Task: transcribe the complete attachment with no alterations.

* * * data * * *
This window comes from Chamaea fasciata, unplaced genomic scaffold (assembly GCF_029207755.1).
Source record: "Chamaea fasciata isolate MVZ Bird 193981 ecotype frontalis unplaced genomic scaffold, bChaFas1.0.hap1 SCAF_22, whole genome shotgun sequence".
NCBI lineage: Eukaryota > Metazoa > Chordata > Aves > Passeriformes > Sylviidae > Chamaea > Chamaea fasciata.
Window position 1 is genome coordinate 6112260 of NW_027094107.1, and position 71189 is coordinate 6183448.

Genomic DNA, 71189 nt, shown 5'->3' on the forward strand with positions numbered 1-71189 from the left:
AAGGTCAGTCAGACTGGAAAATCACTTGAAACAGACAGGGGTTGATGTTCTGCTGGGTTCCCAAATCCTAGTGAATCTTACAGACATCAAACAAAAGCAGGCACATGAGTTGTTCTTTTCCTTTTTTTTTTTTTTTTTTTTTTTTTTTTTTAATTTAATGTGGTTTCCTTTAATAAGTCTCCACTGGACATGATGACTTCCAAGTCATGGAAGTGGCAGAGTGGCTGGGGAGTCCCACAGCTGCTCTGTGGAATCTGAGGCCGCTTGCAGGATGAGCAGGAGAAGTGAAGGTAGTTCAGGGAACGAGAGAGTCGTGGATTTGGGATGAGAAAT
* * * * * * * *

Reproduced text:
This window comes from Chamaea fasciata, unplaced genomic scaffold (assembly GCF_029207755.1).
Source record: "Chamaea fasciata isolate MVZ Bird 193981 ecotype frontalis unplaced genomic scaffold, bChaFas1.0.hap1 SCAF_22, whole genome shotgun sequence".
NCBI lineage: Eukaryota > Metazoa > Chordata > Aves > Passeriformes > Sylviidae > Chamaea > Chamaea fasciata.
Window position 1 is genome coordinate 6112260 of NW_027094107.1, and position 71189 is coordinate 6183448.

Genomic DNA, 71189 nt, shown 5'->3' on the forward strand with positions numbered 1-71189 from the left:
AAGGTCAGTCAGACTGGAAAATCACTTGAAACAGACAGGGGTTGATGTTCTGCTGGGTTCCCAAATCCTAGTGAATCTTACAGACATCAAACAAAAGCAGGCACATGAGTTGTTCTTTTCCTTTTTTTTTTTTTTTTTTTTTTTTTTTTTTAATTTAATGTGGTTTCCTTTAATAAGTCTCCACTGGACATGATGACTTCCAAGTCATGGAAGTGGCAGAGTGGCTGGGGAGTCCCACAGCTGCTCTGTGGAATCTGAGGCCGCTTGCAGGATGAGCAGGAGAAGTGAAGGTAGTTCAGGGAACGAGAGAGTCGTGGATTTGGGATGAGAAAT